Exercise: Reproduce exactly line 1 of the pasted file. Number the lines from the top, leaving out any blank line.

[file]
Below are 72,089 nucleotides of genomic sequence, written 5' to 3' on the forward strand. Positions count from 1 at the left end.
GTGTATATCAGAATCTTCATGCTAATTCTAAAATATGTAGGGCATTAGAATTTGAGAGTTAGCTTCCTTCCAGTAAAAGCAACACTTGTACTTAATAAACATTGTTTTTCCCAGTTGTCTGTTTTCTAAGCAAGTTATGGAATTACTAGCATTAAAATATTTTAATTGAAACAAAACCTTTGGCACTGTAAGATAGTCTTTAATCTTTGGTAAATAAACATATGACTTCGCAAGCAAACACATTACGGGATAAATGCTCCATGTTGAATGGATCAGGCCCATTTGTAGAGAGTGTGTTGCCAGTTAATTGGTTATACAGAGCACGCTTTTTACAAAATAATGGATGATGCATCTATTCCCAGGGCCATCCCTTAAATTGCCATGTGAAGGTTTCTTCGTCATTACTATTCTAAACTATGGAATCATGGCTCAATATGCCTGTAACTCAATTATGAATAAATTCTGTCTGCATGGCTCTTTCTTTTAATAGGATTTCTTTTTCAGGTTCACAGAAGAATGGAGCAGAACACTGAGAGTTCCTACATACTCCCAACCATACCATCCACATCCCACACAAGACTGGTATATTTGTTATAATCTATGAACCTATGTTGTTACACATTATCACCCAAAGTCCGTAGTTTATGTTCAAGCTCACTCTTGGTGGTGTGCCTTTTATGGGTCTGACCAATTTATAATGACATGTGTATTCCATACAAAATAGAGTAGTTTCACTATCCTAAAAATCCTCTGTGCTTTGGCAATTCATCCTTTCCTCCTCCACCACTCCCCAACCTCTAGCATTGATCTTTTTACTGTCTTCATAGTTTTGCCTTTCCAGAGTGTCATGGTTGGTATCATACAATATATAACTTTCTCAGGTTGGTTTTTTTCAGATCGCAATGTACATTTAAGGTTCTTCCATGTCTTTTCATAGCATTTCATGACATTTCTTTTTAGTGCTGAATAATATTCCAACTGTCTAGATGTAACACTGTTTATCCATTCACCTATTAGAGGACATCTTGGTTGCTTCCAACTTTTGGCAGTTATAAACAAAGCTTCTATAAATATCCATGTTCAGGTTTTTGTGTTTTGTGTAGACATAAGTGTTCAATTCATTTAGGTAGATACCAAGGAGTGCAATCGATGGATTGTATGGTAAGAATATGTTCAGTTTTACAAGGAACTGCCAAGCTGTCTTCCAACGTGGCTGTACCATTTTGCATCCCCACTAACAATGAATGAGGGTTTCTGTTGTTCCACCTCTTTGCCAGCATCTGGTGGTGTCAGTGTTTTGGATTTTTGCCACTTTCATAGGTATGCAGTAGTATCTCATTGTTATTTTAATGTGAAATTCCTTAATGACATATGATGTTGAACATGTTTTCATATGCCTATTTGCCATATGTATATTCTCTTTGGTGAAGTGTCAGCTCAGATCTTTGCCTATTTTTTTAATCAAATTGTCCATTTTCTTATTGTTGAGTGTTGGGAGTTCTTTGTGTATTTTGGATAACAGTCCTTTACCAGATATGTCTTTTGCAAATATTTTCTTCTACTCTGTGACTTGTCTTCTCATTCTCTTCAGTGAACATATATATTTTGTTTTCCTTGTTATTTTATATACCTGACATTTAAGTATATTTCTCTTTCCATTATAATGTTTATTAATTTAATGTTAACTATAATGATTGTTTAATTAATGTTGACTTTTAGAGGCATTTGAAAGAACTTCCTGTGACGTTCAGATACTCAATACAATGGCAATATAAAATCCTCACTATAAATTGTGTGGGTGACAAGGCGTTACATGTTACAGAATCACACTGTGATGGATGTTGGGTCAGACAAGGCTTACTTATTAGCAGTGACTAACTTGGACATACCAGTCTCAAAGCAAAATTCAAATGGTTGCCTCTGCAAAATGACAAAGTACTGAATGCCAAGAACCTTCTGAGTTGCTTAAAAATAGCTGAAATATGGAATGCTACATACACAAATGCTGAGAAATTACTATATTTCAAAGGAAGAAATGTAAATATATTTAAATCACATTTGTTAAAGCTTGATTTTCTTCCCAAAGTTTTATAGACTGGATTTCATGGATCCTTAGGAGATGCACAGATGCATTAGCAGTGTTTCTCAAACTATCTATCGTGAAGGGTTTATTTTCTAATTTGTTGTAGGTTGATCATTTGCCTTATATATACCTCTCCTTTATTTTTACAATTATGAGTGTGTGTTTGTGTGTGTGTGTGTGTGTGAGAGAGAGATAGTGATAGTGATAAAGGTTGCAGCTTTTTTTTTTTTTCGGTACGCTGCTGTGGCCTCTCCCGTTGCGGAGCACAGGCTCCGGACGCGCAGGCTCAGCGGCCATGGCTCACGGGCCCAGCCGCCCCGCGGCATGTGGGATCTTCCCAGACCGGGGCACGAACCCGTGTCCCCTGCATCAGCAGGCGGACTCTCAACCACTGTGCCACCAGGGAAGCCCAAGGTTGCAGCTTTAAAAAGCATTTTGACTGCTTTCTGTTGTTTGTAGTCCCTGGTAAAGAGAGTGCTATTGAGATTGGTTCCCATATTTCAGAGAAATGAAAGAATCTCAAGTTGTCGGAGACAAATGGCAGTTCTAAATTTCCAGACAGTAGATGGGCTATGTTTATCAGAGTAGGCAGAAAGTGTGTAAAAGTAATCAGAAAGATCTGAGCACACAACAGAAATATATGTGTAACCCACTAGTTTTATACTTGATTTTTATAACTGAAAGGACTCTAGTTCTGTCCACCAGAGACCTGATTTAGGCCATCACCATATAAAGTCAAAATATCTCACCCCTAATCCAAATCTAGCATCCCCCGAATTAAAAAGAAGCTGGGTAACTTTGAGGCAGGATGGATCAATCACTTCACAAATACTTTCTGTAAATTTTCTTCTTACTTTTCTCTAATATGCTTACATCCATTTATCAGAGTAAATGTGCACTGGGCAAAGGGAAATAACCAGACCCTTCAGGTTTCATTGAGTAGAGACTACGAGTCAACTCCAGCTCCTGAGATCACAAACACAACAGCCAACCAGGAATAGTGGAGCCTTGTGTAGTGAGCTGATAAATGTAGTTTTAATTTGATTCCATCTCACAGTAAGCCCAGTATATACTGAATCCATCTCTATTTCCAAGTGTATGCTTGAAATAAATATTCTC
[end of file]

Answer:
Below are 72,089 nucleotides of genomic sequence, written 5' to 3' on the forward strand. Positions count from 1 at the left end.